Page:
Undergraduate students in the psychology department of Stony Brook University were run in September, October, and November of 2015. After providing informed consent, subjects read detailed instructions for the task (see appendix). A four-item quiz tested the subject's understanding and reinforced it by telling them the correct answer immediately after each question. Next subjects were shown their condition-specific instructions. Subjects completed 20 blocks of 3 trials. Finally, subjects were debriefed. Some subjects were compensated with cash, and all received course credit.



Demographic information was obtained from screener forms the subjects filled out as part of registering for the department's subject pool. Of 177 subjects, 65% were female. Ages ranged from 17 to 49, with 95% of subjects being 22 or younger. In terms of ancestry, one item allowed the respondent to choose one of "African American/Black", "American Indian or Alaska Native", "Asian", "Caucasian/White", "Multiple Ethnicity", "Native Hawaiian or Other Pacific Islander", or "Other", and another item asked if the respondent was Hispanic. Thus 45% of subjects indicated they were white, 24% Asian, 12% black, 11% "Other", and 8% multi-ethnic, while 16% were Hispanic. All subjects indicated they were native speakers of English. Finally, 10% were left-handed.


Subjects initially had some trouble understanding the task instructions. Only 53% answered all 4 quiz questions correctly, and 20% answered 2 or less correctly. Since the right answer was shown to subjects immediately after they responded, ideally correcting any misconceptions, we don't omit any subjects on the basis of quiz performance.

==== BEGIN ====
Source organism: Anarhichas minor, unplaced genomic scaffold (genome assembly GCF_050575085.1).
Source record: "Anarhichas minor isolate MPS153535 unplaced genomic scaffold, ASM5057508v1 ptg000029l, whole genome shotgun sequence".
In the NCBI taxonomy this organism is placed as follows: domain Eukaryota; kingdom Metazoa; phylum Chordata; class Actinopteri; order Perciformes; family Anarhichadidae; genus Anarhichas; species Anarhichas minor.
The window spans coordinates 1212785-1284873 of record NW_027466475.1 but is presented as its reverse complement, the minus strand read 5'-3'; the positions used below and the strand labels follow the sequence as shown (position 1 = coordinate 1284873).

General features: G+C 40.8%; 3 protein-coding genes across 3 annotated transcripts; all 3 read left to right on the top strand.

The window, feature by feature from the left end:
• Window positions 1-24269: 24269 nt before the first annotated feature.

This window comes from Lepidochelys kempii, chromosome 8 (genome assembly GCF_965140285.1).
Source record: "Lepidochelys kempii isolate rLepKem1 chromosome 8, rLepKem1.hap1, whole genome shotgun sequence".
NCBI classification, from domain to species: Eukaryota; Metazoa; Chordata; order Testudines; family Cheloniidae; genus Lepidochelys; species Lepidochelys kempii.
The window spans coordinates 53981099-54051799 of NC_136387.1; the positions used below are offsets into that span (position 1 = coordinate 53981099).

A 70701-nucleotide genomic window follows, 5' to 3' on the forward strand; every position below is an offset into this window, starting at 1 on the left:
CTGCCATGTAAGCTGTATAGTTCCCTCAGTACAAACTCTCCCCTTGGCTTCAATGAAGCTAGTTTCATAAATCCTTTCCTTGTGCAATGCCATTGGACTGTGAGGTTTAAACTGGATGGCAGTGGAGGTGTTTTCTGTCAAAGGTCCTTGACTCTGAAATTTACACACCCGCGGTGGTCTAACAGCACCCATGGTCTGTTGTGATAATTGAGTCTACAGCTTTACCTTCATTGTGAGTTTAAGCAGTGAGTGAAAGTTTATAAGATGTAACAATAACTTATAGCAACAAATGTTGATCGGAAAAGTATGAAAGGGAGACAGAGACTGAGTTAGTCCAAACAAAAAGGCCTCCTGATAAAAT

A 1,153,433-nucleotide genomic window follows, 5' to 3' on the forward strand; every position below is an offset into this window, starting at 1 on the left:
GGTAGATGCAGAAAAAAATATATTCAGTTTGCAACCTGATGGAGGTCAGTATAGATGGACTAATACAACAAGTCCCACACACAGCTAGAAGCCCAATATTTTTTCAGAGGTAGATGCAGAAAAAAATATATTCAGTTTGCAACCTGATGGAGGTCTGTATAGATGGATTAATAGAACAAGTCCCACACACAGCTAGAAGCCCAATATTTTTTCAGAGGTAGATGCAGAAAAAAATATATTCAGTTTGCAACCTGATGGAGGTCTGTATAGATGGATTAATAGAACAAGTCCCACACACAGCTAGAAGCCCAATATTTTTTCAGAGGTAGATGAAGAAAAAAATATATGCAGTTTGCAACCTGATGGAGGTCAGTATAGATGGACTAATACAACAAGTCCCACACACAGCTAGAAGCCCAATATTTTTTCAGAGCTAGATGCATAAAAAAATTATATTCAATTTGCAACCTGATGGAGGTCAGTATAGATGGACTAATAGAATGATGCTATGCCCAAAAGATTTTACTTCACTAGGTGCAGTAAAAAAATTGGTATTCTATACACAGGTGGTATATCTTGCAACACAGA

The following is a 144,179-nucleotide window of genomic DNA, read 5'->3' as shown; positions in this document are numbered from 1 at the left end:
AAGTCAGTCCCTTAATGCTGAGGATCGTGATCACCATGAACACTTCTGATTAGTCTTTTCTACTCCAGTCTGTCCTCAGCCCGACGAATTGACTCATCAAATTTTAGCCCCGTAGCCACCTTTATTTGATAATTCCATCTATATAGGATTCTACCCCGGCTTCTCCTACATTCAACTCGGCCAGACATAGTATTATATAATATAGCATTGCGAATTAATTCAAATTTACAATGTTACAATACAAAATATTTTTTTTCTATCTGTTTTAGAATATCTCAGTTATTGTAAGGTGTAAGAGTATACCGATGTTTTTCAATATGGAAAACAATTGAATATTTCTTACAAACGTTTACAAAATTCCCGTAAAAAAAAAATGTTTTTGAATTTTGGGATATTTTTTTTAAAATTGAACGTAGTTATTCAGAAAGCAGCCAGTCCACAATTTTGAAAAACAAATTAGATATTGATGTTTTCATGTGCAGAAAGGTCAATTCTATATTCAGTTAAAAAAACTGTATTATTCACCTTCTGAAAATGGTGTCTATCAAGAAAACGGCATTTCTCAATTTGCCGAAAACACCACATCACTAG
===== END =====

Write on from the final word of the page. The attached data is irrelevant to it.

While observing the gambling task, experimenters noticed 3 subjects who appeared to be inattentive: one seemed to fall asleep, one frequently yawned, and one frequently checked her phone. An additional 6 subjects, on 3 or more trials, chose I after D had been available for 2 s or longer. With these 9 subjects excluded, 168 remained: 41 Control, 43 Within-Pattern, 42 Across-Pattern, and 42 Force-D. Completion times for the gambling task (not including the instructions and quiz) ranged from 13 to 23 min, with a mean of 16 min 57 s.

Table 1 shows that in the first half of trials, between 58% and 69% of free choices were for D. Such proportions, being neither near 0 nor near 1, are helpful in that they provide room to show learning effects. However, the rate of free D choices is similar in the second half. Looking at mean differences between the first and second halves (see also Figure 2), we see little evidence of change over the course of the study, or of per-condition effects on such change. The mean differences of greatest magnitude are for Control, in which subjects chose D slightly more often later in the experiment, and Within-Pattern, in which subjects chose D slightly less often later (contrary to hypothesis). Any effect by which Within-Pattern or Across-Pattern help subjects learn to choose D is small, not exceeding 6 percentage points.

Table 1. The proportion of free choices for D in each half of the task, across all subjects in each condition. The last column shows the mean (and 95% confidence interval) of within-subject differences between the first and second halves; positive numbers indicate more D choices in the second half than the first. Confidence intervals are computed with bias-corrected accelerated bootstrapping.
Condition 1st 2nd 2nd − 1st
Control .58 .60 +.025 [−.020, +.069]
Within-Pattern .69 .67 −.019 [−.086, +.040]
Across-Pattern .69 .69 +.006 [−.037, +.056]
Force-D .59 .59 +.006 [−.052, +.068]
Figure 2. Per-subject differences in mean D choices between the halves of the task, as in the final column of Table 1.



The initial instructions and the quiz were as follows:

Some quick notes before we begin: